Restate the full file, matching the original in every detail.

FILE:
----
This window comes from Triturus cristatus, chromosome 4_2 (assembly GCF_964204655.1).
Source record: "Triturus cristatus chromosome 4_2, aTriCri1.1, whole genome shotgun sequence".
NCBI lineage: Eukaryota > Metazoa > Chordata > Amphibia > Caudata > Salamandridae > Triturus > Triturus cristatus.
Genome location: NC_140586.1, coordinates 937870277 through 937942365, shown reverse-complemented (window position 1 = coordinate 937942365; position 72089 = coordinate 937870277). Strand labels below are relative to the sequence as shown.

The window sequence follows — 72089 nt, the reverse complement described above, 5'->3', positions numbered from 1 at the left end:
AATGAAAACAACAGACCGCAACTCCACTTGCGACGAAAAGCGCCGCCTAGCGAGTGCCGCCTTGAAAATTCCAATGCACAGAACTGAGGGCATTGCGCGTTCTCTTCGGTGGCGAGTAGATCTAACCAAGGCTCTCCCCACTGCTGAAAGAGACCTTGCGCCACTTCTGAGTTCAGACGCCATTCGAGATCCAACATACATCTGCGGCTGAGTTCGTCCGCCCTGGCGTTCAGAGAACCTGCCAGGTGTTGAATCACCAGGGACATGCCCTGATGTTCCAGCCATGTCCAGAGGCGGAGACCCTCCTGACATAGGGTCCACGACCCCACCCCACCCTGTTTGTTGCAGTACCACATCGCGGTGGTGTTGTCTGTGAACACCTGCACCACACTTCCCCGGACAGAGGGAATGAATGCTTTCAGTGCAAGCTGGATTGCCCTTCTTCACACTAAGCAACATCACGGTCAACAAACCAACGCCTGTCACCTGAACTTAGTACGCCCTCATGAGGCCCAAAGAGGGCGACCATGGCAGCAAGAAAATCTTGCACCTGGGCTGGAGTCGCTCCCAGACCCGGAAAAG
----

This window comes from Triturus cristatus, chromosome 4_2 (assembly GCF_964204655.1).
Source record: "Triturus cristatus chromosome 4_2, aTriCri1.1, whole genome shotgun sequence".
NCBI lineage: Eukaryota > Metazoa > Chordata > Amphibia > Caudata > Salamandridae > Triturus > Triturus cristatus.
Genome location: NC_140586.1, coordinates 937870277 through 937942365, shown reverse-complemented (window position 1 = coordinate 937942365; position 72089 = coordinate 937870277). Strand labels below are relative to the sequence as shown.

The window sequence follows — 72089 nt, the reverse complement described above, 5'->3', positions numbered from 1 at the left end:
AATGAAAACAACAGACCGCAACTCCACTTGCGACGAAAAGCGCCGCCTAGCGAGTGCCGCCTTGAAAATTCCAATGCACAGAACTGAGGGCATTGCGCGTTCTCTTCGGTGGCGAGTAGATCTAACCAAGGCTCTCCCCACTGCTGAAAGAGACCTTGCGCCACTTCTGAGTTCAGACGCCATTCGAGATCCAACATACATCTGCGGCTGAGTTCGTCCGCCCTGGCGTTCAGAGAACCTGCCAGGTGTTGAATCACCAGGGACATGCCCTGATGTTCCAGCCATGTCCAGAGGCGGAGACCCTCCTGACATAGGGTCCACGACCCCACCCCACCCTGTTTGTTGCAGTACCACATCGCGGTGGTGTTGTCTGTGAACACCTGCACCACACTTCCCCGGACAGAGGGAATGAATGCTTTCAGTGCAAGCTGGATTGCCCTTCTTCACACTAAGCAACATCACGGTCAACAAACCAACGCCTGTCACCTGAACTTAGTACGCCCTCATGAGGCCCAAAGAGGGCGACCATGGCAGCAAGAAAATCTTGCACCTGGGCTGGAGTCGCTCCCAGACCCGGAAAAG